For some, this would have been impossible, no matter what psychological mechanisms were deployed to help. But many others must have managed the reintegration well enough. The rotation back into normalcy is documented in the Vedic texts: “At the end of four years, there was a final sacrifice to transform the dog-warriors into responsible adult men who were ready to return to civil life. They discarded and destroyed their old clothes and dog skins. They became human once again.”
The boys trudged through the frozen winter steppe. That’s an evocative phrase, to me. But does it describe something that actually happened? Bruce Lincoln, for his part, is agnostic. In the preface to his 1991 collection of articles, Death, War, and Sacrifice (not a beach read), he addresses the then-raging debate over so-called postmodern relativism and stakes out a kind of soft poststructuralist position with which I am in sympathy. “If myths tell stories about the long ago and far away for purposes of the place and moment in which these stories are told,” he writes, “the same may be observed regarding other forms of narrative, scholarship included. . . . This is not to say that scholarship differs in no way from myth, or that research produces only fictions. . . . Still, the books and articles which scholars write and the lectures they give are not just descriptive accounts of something that unproblematically ‘is.’”
Something that unproblematically is. Another evocative phrase, especially insofar as it implies its opposite: something that problematically is. We are dealing with ontology, with ontological categories (fact, fantasy, history, fiction) and with things that exceed those categories, pressure them, make them buckle. A supernatural adversary, a werewolf, a psychotic unkillable superwarrior: what is such a creature if not an ontological affront, a thing that should not exist but insists on existing anyway? That seems as good a definition of a monster as any: a being that should not be, but is; a counterintuitive concept with a highly negative valence.
I’m not sure whether one should say that a monster is a minimally counterintuitive concept or a maximally counterintuitive one. MXCI is by far the more charismatic abbreviation, but it’s only in fiction that monsters are reliably charismatic. In reality, it really depends on the monster.
“When the wind sets the corn in wave-like motion, the peasants often say, ‘The Wolf is going over, or through, the corn,’ ‘the Rye-wolf is rushing over the field,’ ‘the Wolf is in the corn.’”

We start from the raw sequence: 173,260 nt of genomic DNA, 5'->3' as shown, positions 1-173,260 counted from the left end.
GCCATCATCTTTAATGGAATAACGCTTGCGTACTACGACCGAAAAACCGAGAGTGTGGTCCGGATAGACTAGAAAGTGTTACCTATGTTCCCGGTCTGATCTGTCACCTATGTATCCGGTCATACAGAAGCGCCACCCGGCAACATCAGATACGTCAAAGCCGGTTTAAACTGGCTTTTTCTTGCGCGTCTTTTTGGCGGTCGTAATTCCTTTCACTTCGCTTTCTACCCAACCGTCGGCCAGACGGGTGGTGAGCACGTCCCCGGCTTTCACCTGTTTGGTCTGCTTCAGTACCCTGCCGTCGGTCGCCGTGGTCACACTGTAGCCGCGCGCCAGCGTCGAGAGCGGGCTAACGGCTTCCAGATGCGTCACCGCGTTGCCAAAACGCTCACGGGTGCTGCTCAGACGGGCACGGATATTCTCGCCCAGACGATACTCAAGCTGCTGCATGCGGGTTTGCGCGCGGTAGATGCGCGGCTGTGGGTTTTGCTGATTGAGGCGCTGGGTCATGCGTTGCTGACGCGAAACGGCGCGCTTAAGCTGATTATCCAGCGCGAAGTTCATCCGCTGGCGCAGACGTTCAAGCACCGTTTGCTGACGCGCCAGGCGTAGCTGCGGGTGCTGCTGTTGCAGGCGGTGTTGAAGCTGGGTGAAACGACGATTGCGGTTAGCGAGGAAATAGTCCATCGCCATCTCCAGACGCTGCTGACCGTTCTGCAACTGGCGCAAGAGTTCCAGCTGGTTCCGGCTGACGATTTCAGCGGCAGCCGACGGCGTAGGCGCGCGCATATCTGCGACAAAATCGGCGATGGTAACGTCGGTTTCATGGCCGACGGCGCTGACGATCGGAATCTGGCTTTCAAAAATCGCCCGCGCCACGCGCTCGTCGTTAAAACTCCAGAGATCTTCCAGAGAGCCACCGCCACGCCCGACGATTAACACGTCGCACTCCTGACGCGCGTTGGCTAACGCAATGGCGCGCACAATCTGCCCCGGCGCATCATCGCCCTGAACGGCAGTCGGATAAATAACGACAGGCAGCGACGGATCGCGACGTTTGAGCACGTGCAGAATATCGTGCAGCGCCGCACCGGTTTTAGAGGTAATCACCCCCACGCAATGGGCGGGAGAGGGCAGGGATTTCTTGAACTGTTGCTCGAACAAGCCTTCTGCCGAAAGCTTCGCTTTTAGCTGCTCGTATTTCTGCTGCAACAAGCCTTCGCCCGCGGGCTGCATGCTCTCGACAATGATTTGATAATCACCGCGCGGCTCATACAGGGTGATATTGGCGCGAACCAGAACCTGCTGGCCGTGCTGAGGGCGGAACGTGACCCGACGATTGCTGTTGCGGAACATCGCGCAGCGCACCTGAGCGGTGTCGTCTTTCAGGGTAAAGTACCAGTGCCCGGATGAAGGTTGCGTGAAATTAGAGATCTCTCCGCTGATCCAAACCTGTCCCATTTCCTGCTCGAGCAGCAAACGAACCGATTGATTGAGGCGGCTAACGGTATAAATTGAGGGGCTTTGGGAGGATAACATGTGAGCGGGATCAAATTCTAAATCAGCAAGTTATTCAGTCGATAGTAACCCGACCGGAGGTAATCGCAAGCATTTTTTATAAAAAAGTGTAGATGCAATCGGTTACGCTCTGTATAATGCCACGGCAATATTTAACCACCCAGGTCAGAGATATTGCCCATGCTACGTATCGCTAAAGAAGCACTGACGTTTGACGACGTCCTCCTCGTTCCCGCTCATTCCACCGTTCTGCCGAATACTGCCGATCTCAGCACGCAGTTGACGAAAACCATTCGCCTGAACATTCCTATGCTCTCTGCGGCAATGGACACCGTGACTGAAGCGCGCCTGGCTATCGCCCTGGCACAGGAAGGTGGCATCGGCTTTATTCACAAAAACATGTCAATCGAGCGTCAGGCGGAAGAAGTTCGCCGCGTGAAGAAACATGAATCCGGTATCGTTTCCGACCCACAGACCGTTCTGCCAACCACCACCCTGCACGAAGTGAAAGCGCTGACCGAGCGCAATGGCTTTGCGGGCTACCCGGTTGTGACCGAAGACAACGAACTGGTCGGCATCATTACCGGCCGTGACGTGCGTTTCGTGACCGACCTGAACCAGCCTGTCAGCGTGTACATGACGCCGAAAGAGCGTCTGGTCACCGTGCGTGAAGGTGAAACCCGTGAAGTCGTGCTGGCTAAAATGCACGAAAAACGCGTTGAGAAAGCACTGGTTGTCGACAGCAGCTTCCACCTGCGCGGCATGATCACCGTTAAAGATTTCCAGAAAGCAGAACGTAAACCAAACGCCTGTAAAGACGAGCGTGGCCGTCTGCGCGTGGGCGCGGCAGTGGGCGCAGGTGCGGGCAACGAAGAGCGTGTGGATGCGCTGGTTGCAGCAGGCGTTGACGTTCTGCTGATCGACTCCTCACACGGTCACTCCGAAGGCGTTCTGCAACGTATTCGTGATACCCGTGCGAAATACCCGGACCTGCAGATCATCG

This is Sir James Frazer, writing in The Golden Bough. He is using corn in the older British sense of the word, as a general term for any type of grain.
The Golden Bough is essentially a real-life version of The Key to All Mythologies, the colossal scholarly enterprise that drives the Reverend Casaubon to his grave in Middlemarch. Most readers know Frazer’s work as a nine-hundred-page book, but this tome, published in 1922, is in fact an abridgment of a twelve-volume series composed over a quarter century (1890–1915). We are informed at the book’s outset that Frazer’s study grew from his desire to understand a strange Greek ritual involving a sacred grove, its priest king, and the titular tree branch. In order to fathom the nuances of this mystery, the author finds it necessary to canvas world folklore in its entirety, paying particular attention to the relict pagan customs of Europe. As he conducts his tour, Frazer gradually reveals the unheimlich occult logic underpinning such heimlich festivities as Maypole dancing. (The influence of his studies may be detected in the inestimable 1973 film The Wicker Man, among other forays into creepy British-bohemian neo-folklore.)
It turns out that a lot of Europe’s relict pagan customs involve wolves. Especially but not only in “France, Germany, and Slavonic countries,” the animal is strongly associated with the harvest: the act of cutting the ripe grain is conceptualized as chasing the wolf, or sometimes the dog, out of the fields. As the harvesters work their way through the rows, they gradually eradicate the tall, rustling vegetation in which the wolf conceals himself. Danger lurks as long as there is somewhere for the beast to hide. According to old proverbs, “The wolf sits in the corn, and will tear you to pieces.” Children are warned not to stray into the fields, or “the Wolf will eat you.”
When the last of the crop is harvested, the dog or wolf is symbolically killed — cause for rejoicing. In many communities, this final sheaf “is called the Wolf,” and may be made into an effigy, often clothed like a person. “This indicates a confusion,” Frazer observes, or a conflation. The wolf is simultaneously envisioned “as theriomorphic (in animal form) and as anthropomorphic (in human form).”
Confusion is the rule with the wolf. The relationship to society is tense and conflicted. The wolf shouldn’t be where he is, in the fields, and yet his transgression is part of the natural order of things, the annual cycle of ritual and agriculture. Sometimes, instead of being killed or in addition to it, the wolf is feted in procession, given gifts. Near Cologne, “it was formerly the custom to give to the last sheaf the shape of a wolf. It was kept in the barn til the corn was threshed. Then it was brought to the farmer, and he had to sprinkle it with beer or brandy.”
While the wolf is killed and/or celebrated in autumn, he sometimes shows up at another time of year. “In midwinter,” says Frazer, “the Wolf makes his appearance once more. In Poland a man with a wolf’s skin thrown over his head is led about at Christmas; or a stuffed wolf is carried about by persons who collect money. There are facts which point to an old custom of leading about a man enveloped in leaves and called the Wolf, while his conductors collected money.” This old custom sounds like blackmail, as if the wolf were running a protection racket.